By Ryan Shah, 4th Down Report
For 41 days, the NFL thought it was safe. People were trying to accept the fact that Tom Brady was retired, trying to live with the fact that they wouldn’t see Brady dominate on their screens next season.
Saints, Falcons, and Panthers fans rejoiced and retained hope for the next season. But at the end of those 41 days, Tom opened up Twitter and let us all know that he’d be back. “I’ve realized my place is still on the field” he said, “I’m coming back for my 23rd season in Tampa.” The news spurred many different reactions from fans and players. Unsurprised, relieved, amused.
The only player not on the Bucs that was happy Tom Brady unretired was Jalen Ramsey. He tweeted, “THANK YOU! Throw that last touchdown on somebody else” of course referring to the NFC divisional round in which Tom Brady launched his “final” touchdown to Mike Evans late in the game, with Ramsey in coverage.
This past offseason has been crazy in terms of quarterbacks moving to new places. So many teams are QB needy, and the Bucs were one of them. With Tom Brady returning to the Bucs, that leaves one less hole to fill, making free agency a little less hectic. Because Tom Brady is back, many Bucs players have shown interest in returning to the team. Even Gronk, who was also expected to retire, is now expected to come back for another season to join Brady. The league was shaken up when Brady retired, and shaken once more when he returned.
Was Brady just playing around when he retired, knowing he’d be back? Or did he really spend time with his family for 40 days and say, forget this, I’m going back to doing what I love? Maybe he’ll let us be privy to that information when he retires for real. COVID has had a larger impact on the finances of the league than many people think. Because stadiums were closed, ticket and concession sales were nearly 0. The NFL revenue was low because of this, meaning the salary cap was also low. With ever-increasing contracts, teams were drowning with no financial breathing room. The league became desperate for new revenue streams to save the league.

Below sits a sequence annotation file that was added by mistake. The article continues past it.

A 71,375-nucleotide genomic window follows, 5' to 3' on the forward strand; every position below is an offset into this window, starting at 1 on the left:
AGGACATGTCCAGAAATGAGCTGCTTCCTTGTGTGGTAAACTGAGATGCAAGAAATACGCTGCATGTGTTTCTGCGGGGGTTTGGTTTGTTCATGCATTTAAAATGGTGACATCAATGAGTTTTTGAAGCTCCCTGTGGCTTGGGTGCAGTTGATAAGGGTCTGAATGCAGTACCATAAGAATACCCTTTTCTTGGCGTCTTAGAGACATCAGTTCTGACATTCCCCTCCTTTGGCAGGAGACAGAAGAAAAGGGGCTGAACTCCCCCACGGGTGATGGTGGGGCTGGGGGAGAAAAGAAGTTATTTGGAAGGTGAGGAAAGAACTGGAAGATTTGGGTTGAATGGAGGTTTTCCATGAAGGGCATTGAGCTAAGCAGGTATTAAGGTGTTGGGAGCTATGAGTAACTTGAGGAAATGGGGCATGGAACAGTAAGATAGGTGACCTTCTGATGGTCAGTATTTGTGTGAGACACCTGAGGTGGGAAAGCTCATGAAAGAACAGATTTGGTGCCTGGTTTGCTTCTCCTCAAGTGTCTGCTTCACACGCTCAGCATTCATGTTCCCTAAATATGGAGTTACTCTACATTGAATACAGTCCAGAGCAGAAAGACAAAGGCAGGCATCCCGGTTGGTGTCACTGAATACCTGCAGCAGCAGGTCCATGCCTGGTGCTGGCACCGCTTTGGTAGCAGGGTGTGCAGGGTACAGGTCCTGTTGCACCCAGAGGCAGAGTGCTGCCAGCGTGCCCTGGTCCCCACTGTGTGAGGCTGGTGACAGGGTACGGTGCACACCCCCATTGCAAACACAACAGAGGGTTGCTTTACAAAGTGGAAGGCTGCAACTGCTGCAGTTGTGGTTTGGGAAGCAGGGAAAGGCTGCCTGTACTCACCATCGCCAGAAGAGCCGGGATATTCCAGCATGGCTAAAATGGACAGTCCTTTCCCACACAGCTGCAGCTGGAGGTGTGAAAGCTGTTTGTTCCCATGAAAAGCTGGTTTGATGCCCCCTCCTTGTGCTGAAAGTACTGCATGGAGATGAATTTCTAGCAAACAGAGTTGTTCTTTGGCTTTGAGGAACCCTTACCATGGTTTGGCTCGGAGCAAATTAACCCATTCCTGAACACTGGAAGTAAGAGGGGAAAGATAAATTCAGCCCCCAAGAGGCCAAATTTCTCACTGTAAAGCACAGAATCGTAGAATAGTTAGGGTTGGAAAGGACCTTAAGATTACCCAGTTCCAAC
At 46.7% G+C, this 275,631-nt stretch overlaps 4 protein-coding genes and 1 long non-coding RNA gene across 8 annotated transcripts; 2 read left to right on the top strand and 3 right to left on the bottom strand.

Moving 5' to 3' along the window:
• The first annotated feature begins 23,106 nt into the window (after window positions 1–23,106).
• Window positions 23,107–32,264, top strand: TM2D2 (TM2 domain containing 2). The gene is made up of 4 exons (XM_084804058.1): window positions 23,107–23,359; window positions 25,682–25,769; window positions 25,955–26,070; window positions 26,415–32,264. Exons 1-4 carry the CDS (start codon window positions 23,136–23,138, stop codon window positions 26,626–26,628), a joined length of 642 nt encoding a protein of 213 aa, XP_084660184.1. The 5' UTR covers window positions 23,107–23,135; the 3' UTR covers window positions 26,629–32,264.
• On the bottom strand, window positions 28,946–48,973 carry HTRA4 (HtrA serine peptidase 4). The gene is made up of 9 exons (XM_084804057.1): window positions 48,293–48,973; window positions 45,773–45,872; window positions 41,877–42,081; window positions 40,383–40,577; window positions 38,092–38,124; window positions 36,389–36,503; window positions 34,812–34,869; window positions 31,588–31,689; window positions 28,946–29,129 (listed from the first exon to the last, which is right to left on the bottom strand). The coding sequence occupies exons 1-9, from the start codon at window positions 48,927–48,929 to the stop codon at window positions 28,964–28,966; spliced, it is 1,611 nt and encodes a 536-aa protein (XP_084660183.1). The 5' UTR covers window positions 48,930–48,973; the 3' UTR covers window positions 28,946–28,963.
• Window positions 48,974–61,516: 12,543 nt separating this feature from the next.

One way to get revenue was through new TV deals. Broadcasting NFL games on new networks allows for the league to get paid more, by a greater number of networks. Amazon was a great example of this. Thursday night football is soon to be exclusively on Amazon Prime, something that Amazon is paying the NFL 1 billion dollars a year to do.
One huge thing that happened was Troy Aikman leaving FOX for ESPN. Aikman, who is especially well known in recent years for always being on Fox on Sundays, is leaving to join Peyton and Eli at ESPN. Joe Buck, his long time partner, soon followed him to ESPN. Other well known FOX TV personality Erin Andrews got emotional talking about the two leaving, saying “they became [her] family”. Many people are waiting to hear who the next big broadcasters for FOX will be. Kevin Burkhardt seems to be one of the favorites for the new job. Others want to see Gus Johnson and Aquib Talib take over as the main guys for FOX. Many candidates, but large shoes to fill.
The NFL has also made deals with ABC again. ABC has been added back into the Super Bowl rotation, as they’ll air the 2027 and 2031 Super Bowls. They will also air one Monday Night Football game as a part of a Monday night doubleheader next year. In 2023, that number is set to rise from 1 to 3. The NFL seems to be slowly working ABC back into the mix as an experiment of sorts, seeing how viewership will change with ABC.
Will ABC eventually become as big to the NFL as FOX is? Will Erin Andrews leave FOX to join Aikman and Buck at ESPN? Will Tom Brady still be playing football at the age of 100? Only time will tell.